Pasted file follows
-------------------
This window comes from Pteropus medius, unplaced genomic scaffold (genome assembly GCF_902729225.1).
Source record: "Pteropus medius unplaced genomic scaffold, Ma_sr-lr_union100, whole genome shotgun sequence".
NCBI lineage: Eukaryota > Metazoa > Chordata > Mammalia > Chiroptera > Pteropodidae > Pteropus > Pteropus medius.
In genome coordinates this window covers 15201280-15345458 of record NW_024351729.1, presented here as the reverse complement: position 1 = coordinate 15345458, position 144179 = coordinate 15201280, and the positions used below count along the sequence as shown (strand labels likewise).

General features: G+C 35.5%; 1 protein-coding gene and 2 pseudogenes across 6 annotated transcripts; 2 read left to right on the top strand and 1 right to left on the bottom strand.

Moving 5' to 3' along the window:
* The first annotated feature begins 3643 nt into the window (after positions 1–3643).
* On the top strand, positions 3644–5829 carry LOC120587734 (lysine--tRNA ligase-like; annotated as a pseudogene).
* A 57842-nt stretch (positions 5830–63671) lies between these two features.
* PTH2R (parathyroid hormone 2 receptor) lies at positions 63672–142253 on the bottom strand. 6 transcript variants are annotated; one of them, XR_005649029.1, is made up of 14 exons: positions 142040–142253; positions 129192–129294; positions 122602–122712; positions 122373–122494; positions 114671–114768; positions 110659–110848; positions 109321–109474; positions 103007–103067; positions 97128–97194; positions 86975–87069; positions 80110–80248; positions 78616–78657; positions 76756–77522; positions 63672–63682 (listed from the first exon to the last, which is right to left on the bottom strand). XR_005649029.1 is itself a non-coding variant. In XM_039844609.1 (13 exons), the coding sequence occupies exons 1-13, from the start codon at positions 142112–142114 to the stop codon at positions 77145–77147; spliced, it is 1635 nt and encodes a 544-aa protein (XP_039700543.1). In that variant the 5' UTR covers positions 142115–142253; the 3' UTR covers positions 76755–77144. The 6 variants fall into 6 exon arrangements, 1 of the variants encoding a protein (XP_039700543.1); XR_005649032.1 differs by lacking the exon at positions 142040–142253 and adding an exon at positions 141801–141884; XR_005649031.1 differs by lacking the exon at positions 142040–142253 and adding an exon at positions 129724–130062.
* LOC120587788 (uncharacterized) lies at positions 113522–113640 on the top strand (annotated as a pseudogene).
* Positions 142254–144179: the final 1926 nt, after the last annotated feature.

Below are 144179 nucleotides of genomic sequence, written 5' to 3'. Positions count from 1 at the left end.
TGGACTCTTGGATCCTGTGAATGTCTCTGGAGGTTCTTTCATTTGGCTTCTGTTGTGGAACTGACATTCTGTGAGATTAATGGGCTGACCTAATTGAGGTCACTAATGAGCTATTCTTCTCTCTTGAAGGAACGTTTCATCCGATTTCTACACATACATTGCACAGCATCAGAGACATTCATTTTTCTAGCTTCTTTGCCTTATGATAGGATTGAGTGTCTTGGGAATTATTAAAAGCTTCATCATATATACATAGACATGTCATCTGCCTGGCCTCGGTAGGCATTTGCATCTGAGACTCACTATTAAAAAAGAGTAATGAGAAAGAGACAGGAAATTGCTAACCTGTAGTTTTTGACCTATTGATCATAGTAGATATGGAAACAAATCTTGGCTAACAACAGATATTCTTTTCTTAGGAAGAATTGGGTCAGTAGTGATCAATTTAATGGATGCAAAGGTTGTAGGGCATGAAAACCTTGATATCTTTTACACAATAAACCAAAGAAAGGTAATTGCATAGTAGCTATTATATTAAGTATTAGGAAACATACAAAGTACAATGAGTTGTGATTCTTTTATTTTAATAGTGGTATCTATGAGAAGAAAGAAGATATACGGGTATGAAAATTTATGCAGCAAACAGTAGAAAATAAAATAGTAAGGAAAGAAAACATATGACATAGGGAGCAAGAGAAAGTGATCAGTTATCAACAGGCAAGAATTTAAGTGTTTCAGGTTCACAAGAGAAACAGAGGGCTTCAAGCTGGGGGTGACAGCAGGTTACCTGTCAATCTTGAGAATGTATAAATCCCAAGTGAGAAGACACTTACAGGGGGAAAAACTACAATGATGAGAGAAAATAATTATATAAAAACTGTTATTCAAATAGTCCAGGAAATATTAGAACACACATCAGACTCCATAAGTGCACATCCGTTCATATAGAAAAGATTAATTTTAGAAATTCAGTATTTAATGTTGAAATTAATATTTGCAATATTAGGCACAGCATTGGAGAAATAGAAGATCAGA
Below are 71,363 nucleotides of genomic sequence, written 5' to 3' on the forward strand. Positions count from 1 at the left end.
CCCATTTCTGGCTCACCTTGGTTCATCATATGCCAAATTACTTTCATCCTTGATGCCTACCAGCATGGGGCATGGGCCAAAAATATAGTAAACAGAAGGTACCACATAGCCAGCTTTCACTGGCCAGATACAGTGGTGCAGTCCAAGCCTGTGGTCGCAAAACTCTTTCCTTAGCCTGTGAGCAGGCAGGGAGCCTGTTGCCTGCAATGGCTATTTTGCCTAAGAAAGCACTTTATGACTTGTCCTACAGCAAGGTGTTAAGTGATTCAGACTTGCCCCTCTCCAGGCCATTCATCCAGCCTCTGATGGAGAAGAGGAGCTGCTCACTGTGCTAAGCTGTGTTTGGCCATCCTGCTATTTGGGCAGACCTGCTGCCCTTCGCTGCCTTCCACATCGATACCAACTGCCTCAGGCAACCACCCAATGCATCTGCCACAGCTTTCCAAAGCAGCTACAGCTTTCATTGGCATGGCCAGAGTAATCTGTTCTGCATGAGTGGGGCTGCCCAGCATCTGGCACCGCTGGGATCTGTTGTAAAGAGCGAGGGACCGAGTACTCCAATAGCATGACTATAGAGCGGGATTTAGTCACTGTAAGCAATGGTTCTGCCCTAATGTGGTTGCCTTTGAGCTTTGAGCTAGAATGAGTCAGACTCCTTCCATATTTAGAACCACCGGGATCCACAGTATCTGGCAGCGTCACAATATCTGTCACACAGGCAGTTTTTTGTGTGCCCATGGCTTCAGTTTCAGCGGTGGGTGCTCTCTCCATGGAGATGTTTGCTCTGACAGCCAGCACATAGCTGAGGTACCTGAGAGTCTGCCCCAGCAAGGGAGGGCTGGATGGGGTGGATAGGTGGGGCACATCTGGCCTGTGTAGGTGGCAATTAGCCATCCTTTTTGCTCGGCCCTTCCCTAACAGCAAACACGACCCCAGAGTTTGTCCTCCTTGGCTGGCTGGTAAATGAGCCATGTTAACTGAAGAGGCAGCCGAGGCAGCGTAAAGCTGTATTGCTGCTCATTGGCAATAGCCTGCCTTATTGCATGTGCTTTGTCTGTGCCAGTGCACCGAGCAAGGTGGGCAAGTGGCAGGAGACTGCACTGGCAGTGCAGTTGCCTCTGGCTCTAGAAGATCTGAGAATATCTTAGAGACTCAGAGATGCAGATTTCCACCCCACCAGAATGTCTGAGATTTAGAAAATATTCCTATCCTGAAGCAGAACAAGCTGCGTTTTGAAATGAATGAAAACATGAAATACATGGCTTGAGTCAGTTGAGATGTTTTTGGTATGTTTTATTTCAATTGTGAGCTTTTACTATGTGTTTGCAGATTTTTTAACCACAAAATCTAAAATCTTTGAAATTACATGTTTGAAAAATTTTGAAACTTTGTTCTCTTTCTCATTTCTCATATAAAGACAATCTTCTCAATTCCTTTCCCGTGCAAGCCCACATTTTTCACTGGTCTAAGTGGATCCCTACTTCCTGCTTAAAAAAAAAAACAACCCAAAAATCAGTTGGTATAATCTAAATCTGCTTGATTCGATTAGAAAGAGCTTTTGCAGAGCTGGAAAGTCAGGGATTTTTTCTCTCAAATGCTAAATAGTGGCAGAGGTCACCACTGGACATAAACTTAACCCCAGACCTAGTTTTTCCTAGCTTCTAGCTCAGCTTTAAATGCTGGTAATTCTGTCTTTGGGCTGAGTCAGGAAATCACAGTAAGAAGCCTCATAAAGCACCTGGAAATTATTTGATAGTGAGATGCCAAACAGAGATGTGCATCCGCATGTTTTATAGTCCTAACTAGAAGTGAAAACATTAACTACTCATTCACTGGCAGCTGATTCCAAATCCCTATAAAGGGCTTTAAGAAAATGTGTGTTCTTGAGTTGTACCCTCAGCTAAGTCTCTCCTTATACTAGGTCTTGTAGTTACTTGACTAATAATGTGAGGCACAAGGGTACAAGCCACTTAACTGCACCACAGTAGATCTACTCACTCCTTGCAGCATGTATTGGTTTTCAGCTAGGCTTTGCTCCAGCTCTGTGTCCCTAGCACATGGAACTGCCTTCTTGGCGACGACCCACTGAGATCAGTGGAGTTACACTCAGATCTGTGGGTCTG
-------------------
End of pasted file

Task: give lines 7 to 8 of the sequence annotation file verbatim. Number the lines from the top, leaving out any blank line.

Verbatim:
* The first annotated feature begins 3643 nt into the window (after positions 1–3643).
* On the top strand, positions 3644–5829 carry LOC120587734 (lysine--tRNA ligase-like; annotated as a pseudogene).